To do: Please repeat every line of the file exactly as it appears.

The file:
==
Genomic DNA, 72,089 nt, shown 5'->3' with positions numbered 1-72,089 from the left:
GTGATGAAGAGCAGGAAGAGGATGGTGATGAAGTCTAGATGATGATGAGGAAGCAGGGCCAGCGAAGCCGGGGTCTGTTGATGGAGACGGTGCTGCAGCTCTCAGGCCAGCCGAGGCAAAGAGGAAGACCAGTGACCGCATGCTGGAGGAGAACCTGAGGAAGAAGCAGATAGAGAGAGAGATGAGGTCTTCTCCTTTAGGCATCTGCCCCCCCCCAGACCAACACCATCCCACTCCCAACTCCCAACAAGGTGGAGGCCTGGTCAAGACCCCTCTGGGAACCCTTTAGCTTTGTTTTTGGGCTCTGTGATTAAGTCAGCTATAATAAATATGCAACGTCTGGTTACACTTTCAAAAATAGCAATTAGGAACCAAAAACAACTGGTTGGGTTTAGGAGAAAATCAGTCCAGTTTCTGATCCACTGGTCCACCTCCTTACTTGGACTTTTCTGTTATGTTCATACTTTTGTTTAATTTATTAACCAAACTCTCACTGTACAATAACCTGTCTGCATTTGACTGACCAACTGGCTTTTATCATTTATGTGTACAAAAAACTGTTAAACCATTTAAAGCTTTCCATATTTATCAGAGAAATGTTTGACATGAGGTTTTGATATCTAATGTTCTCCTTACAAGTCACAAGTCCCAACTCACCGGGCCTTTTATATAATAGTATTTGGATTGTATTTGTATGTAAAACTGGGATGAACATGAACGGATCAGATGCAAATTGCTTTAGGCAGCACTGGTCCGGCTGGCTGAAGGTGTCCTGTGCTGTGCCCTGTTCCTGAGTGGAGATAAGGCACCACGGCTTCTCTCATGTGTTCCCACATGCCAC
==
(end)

Genomic DNA, 72,089 nt, shown 5'->3' with positions numbered 1-72,089 from the left:
GTGATGAAGAGCAGGAAGAGGATGGTGATGAAGTCTAGATGATGATGAGGAAGCAGGGCCAGCGAAGCCGGGGTCTGTTGATGGAGACGGTGCTGCAGCTCTCAGGCCAGCCGAGGCAAAGAGGAAGACCAGTGACCGCATGCTGGAGGAGAACCTGAGGAAGAAGCAGATAGAGAGAGAGATGAGGTCTTCTCCTTTAGGCATCTGCCCCCCCCCAGACCAACACCATCCCACTCCCAACTCCCAACAAGGTGGAGGCCTGGTCAAGACCCCTCTGGGAACCCTTTAGCTTTGTTTTTGGGCTCTGTGATTAAGTCAGCTATAATAAATATGCAACGTCTGGTTACACTTTCAAAAATAGCAATTAGGAACCAAAAACAACTGGTTGGGTTTAGGAGAAAATCAGTCCAGTTTCTGATCCACTGGTCCACCTCCTTACTTGGACTTTTCTGTTATGTTCATACTTTTGTTTAATTTATTAACCAAACTCTCACTGTACAATAACCTGTCTGCATTTGACTGACCAACTGGCTTTTATCATTTATGTGTACAAAAAACTGTTAAACCATTTAAAGCTTTCCATATTTATCAGAGAAATGTTTGACATGAGGTTTTGATATCTAATGTTCTCCTTACAAGTCACAAGTCCCAACTCACCGGGCCTTTTATATAATAGTATTTGGATTGTATTTGTATGTAAAACTGGGATGAACATGAACGGATCAGATGCAAATTGCTTTAGGCAGCACTGGTCCGGCTGGCTGAAGGTGTCCTGTGCTGTGCCCTGTTCCTGAGTGGAGATAAGGCACCACGGCTTCTCTCATGTGTTCCCACATGCCAC